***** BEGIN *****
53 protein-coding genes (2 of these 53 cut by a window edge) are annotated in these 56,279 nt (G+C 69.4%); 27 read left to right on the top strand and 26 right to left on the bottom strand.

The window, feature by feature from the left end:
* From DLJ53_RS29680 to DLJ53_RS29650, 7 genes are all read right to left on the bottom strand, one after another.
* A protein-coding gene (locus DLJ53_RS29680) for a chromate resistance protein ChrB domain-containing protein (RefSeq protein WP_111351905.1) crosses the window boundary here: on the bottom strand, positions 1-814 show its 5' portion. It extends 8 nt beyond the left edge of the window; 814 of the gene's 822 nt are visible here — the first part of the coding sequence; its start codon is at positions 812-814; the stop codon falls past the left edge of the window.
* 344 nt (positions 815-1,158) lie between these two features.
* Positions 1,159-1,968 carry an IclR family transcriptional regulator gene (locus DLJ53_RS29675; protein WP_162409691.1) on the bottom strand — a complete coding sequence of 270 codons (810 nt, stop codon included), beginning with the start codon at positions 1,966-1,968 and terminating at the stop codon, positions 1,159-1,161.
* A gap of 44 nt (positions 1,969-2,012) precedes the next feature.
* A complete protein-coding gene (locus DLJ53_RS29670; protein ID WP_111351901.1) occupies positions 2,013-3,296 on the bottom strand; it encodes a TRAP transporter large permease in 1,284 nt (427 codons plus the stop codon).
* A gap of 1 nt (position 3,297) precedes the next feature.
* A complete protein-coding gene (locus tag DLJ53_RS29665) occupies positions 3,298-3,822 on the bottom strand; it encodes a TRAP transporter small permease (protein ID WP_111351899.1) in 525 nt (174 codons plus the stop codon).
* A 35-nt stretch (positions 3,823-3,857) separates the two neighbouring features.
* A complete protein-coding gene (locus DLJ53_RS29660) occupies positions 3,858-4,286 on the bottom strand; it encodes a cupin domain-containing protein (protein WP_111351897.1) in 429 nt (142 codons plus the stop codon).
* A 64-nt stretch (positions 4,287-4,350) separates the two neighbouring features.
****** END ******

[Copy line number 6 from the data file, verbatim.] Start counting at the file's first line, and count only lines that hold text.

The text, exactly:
* Positions 1,159-1,968 carry an IclR family transcriptional regulator gene (locus DLJ53_RS29675; protein WP_162409691.1) on the bottom strand — a complete coding sequence of 270 codons (810 nt, stop codon included), beginning with the start codon at positions 1,966-1,968 and terminating at the stop codon, positions 1,159-1,161.